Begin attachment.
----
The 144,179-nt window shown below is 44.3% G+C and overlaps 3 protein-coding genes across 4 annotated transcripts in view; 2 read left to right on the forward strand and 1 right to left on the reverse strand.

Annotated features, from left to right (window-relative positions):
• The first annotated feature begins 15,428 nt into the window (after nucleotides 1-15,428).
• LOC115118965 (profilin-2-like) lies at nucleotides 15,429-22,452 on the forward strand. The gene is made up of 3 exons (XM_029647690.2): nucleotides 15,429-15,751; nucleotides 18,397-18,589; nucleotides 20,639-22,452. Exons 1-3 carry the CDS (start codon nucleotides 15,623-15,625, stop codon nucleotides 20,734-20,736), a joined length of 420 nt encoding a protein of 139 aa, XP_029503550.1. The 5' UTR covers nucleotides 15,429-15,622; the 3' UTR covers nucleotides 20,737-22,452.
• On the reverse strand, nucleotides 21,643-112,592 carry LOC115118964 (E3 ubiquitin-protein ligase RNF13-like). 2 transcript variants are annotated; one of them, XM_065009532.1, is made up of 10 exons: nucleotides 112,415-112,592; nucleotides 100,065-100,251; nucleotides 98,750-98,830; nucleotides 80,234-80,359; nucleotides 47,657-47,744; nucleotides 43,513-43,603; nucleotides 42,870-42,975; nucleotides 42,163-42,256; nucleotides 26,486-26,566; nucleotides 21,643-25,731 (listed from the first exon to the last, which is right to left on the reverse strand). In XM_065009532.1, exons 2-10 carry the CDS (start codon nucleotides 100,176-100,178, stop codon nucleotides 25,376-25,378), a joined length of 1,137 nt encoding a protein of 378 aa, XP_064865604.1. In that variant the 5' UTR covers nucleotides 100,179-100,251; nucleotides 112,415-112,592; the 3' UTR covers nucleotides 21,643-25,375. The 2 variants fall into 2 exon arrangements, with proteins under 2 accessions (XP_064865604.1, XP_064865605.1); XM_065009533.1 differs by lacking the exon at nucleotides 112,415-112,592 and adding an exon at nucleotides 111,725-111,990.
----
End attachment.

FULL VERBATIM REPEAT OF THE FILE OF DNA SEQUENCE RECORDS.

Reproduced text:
The 144,179-nt window shown below is 44.3% G+C and overlaps 3 protein-coding genes across 4 annotated transcripts in view; 2 read left to right on the forward strand and 1 right to left on the reverse strand.

Annotated features, from left to right (window-relative positions):
• The first annotated feature begins 15,428 nt into the window (after nucleotides 1-15,428).
• LOC115118965 (profilin-2-like) lies at nucleotides 15,429-22,452 on the forward strand. The gene is made up of 3 exons (XM_029647690.2): nucleotides 15,429-15,751; nucleotides 18,397-18,589; nucleotides 20,639-22,452. Exons 1-3 carry the CDS (start codon nucleotides 15,623-15,625, stop codon nucleotides 20,734-20,736), a joined length of 420 nt encoding a protein of 139 aa, XP_029503550.1. The 5' UTR covers nucleotides 15,429-15,622; the 3' UTR covers nucleotides 20,737-22,452.
• On the reverse strand, nucleotides 21,643-112,592 carry LOC115118964 (E3 ubiquitin-protein ligase RNF13-like). 2 transcript variants are annotated; one of them, XM_065009532.1, is made up of 10 exons: nucleotides 112,415-112,592; nucleotides 100,065-100,251; nucleotides 98,750-98,830; nucleotides 80,234-80,359; nucleotides 47,657-47,744; nucleotides 43,513-43,603; nucleotides 42,870-42,975; nucleotides 42,163-42,256; nucleotides 26,486-26,566; nucleotides 21,643-25,731 (listed from the first exon to the last, which is right to left on the reverse strand). In XM_065009532.1, exons 2-10 carry the CDS (start codon nucleotides 100,176-100,178, stop codon nucleotides 25,376-25,378), a joined length of 1,137 nt encoding a protein of 378 aa, XP_064865604.1. In that variant the 5' UTR covers nucleotides 100,179-100,251; nucleotides 112,415-112,592; the 3' UTR covers nucleotides 21,643-25,375. The 2 variants fall into 2 exon arrangements, with proteins under 2 accessions (XP_064865604.1, XP_064865605.1); XM_065009533.1 differs by lacking the exon at nucleotides 112,415-112,592 and adding an exon at nucleotides 111,725-111,990.